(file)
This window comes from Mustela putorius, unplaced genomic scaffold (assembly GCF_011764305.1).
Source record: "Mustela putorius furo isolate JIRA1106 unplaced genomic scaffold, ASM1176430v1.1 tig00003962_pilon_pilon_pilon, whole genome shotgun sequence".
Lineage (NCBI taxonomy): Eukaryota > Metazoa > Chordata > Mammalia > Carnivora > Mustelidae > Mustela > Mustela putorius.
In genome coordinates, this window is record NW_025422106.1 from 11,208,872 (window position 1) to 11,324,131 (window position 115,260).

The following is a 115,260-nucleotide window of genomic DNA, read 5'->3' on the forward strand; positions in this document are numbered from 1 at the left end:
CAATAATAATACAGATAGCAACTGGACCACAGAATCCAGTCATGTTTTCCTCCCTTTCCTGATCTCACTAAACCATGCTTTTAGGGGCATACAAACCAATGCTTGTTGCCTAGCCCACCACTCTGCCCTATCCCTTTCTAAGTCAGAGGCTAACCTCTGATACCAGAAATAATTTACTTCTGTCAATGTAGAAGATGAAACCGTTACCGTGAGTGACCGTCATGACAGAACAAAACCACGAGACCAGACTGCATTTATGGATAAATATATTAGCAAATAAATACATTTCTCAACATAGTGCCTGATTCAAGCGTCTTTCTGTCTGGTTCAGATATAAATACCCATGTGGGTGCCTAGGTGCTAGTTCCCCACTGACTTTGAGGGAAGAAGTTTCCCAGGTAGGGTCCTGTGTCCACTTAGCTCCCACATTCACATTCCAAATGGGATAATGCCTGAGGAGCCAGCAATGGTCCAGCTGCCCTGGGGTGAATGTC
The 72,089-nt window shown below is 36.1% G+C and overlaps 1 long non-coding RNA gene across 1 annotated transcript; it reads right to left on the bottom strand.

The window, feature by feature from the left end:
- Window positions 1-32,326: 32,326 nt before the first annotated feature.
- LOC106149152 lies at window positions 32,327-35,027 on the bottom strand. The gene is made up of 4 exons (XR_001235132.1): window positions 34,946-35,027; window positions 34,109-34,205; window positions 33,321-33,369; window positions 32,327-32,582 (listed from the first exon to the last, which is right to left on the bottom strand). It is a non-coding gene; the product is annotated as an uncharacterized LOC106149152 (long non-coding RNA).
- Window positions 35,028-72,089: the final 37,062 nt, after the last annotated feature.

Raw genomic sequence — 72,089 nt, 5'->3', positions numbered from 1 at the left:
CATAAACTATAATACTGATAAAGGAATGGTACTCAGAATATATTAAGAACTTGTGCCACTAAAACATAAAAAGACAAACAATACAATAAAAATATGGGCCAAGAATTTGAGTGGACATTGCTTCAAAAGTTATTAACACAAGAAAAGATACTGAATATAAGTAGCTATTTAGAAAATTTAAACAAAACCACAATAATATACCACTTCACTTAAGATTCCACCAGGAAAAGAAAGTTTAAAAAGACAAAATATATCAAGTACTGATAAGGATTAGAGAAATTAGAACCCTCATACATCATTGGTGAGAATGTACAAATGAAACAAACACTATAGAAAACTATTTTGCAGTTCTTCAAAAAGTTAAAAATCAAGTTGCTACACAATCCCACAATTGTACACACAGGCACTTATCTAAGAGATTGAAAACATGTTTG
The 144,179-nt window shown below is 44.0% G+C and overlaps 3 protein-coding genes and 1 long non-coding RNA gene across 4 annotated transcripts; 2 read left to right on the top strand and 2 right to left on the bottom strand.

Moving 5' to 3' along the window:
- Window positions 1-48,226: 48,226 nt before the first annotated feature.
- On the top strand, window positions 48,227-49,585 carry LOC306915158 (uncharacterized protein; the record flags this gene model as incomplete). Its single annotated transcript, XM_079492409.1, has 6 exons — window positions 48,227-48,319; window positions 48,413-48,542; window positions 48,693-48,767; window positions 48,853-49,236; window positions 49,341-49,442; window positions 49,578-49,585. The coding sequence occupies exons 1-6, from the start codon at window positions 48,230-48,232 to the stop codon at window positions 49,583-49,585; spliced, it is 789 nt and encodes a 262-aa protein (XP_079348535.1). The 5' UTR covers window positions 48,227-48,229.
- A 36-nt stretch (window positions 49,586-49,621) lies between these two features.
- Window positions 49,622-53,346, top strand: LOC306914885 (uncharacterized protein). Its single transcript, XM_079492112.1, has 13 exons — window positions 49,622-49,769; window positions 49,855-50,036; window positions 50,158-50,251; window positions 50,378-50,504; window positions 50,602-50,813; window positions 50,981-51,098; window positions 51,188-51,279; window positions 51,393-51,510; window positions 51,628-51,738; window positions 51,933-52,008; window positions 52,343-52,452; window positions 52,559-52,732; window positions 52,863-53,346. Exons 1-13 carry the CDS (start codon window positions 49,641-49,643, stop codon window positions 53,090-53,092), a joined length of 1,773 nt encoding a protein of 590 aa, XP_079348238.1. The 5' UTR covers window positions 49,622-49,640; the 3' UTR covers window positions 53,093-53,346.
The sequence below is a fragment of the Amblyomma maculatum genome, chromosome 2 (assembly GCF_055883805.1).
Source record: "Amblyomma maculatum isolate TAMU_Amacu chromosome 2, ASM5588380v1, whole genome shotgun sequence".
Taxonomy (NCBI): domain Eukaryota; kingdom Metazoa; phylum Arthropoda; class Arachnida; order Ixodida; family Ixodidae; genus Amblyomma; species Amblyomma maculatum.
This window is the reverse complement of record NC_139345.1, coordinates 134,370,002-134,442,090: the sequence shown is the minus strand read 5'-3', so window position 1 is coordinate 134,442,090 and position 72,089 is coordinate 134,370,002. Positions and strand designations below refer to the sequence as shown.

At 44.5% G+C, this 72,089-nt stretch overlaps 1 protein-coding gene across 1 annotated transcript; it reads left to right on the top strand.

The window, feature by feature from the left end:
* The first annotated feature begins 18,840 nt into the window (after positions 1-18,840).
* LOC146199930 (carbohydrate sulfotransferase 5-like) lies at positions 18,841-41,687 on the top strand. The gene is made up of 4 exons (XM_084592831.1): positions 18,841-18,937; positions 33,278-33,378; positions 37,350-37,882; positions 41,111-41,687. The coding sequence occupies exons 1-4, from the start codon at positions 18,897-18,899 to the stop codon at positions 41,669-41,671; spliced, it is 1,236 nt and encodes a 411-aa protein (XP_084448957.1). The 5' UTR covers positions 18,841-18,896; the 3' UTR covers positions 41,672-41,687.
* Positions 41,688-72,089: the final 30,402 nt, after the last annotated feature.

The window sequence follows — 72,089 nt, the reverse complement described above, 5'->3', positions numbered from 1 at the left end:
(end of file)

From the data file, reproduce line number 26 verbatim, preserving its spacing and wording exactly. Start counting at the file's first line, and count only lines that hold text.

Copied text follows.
* The first annotated feature begins 18,840 nt into the window (after positions 1-18,840).